The survey was ordered by the OneVoice movement and conducted by Colin Irwin of the Institute of Irish Studies at the University of Liverpool together with Dr. Mina Tzemach and Dr. Nader Said of the AWRAD research center in Ramallah.
According to the poll published Wednesday morning, 74% of the Palestinians and 78% of the Israelis are willing to accept the basic solution of two states for two people. On the other hand, 66% of the Israelis and 59% of the Palestinians object to one bi-national state.
The results are based on two samples: A representative sample of 500 respondents from the adult Israeli population and 600 interviewees constituting a representative sample of the adult population in the West Bank and Gaza. The poll was conducted in February, after the Israeli offensive in Gaza.
On the Palestinian side, 97% stated that the establishment of an independent sovereign Palestinian state was an urgent issue for them. Ninety-five percent said the same thing about refugee rights, 94% said the same about an agreement on Jerusalem's future, 91% on the management of holy sites, 90% on the management of the Palestinian state, 89% on the settlements and 88% said the same on the rights to natural resources.
As far as the Israelis are concerned, a very important issue is the State's security, according to 77% of the respondents. Sixty-eight percent said the same about an agreement on Jerusalem's future and 62% said this about the rights to natural resources.
Forty-five percent of the Israelis said that a two-state solution was essential or desirable, while 21% said this was unacceptable. Forty-five percent said that the economic development in Gaza and the West Bank was "essential or desirable", and 24% said this was unacceptable. The Greater Israel idea was unacceptable to 47% of the Israeli respondents.
Fifty-three percent of the Palestinians are interested in "an Israeli recognition of the Palestinian refugees' suffering while most refugees return to the West Bank and Gaza and a few of them to the State of Israel." Sixty percent of the Israelis are against such a possibility.
35% of Israelis: IDF must remain in territories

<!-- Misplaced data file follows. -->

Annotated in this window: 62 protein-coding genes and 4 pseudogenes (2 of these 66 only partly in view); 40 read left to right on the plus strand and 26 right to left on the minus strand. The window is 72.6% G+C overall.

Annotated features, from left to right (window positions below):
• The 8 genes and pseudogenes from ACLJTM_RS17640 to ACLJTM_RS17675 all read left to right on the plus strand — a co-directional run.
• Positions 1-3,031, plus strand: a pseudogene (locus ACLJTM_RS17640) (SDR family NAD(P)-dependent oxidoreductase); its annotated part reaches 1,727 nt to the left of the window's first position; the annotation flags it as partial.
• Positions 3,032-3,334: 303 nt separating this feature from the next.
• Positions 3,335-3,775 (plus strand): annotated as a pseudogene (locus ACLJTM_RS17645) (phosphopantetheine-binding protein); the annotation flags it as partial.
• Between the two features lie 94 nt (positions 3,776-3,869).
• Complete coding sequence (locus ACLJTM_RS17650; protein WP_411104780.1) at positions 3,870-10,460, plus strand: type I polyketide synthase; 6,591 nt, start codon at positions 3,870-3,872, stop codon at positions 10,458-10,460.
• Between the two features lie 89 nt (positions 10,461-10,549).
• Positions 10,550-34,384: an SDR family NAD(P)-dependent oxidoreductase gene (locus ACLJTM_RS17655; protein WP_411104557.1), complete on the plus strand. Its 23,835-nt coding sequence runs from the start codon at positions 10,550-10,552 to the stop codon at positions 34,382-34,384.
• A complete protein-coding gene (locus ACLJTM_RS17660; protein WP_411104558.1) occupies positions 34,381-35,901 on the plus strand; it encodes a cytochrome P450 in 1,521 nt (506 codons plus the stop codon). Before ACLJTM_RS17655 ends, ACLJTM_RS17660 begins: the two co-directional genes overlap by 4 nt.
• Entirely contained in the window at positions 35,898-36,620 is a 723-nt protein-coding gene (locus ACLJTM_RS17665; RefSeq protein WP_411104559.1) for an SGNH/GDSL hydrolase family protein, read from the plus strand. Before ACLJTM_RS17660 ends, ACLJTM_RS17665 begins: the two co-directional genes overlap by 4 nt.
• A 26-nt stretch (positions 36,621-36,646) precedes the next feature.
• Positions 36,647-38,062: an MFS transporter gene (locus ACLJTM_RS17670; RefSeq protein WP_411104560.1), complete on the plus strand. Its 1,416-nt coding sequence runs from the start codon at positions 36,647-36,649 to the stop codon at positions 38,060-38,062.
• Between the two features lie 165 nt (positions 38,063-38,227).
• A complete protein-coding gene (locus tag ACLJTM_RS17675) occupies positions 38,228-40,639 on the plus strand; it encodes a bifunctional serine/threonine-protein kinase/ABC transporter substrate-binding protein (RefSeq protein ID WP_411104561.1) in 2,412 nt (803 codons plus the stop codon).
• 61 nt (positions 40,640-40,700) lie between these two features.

And what about the security-related issues? Thirty-five percent of the Israelis believe that it is essential or desirable for the Israel Defense Forces to remain in the territories, while 43% find this unacceptable.
One hundred percent of the Palestinian respondents said it was essential or desires for all settlers to leave the West Bank and for all settlements to be dismantled. Twenty-six percent of the Israelis share this opinion, but 53% find it unacceptable.
Eighty-six percent of the Palestinians are interested in an Israeli withdrawal to the 1967 borders. Sixty percent of the Israelis say that this possibility is unacceptable, and 73% of the Palestinians believe that a border based on the separation fence is unacceptable. Thirty-five percent of the Israelis share this opinion.
Ninety-five percent of the Palestinians said that it was "essential or desirable" for all of Jerusalem to be part of a future Palestinian state. Fifty-six percent of the Israelis believe it is essential or desirable for all of Jerusalem to remain part of Israel.
What about the city's division? Fifty-five percent of the Israelis and 61% of the Palestinians refuse to accept such a possibility.
As for rebuilding trust in the peace process, 99% of the Palestinians believe Israel must lift the siege over the Gaza Strip and remove roadblocks. The Palestinians also demand the release of Palestinian political prisoners jailed in Israel and an end to settlement construction.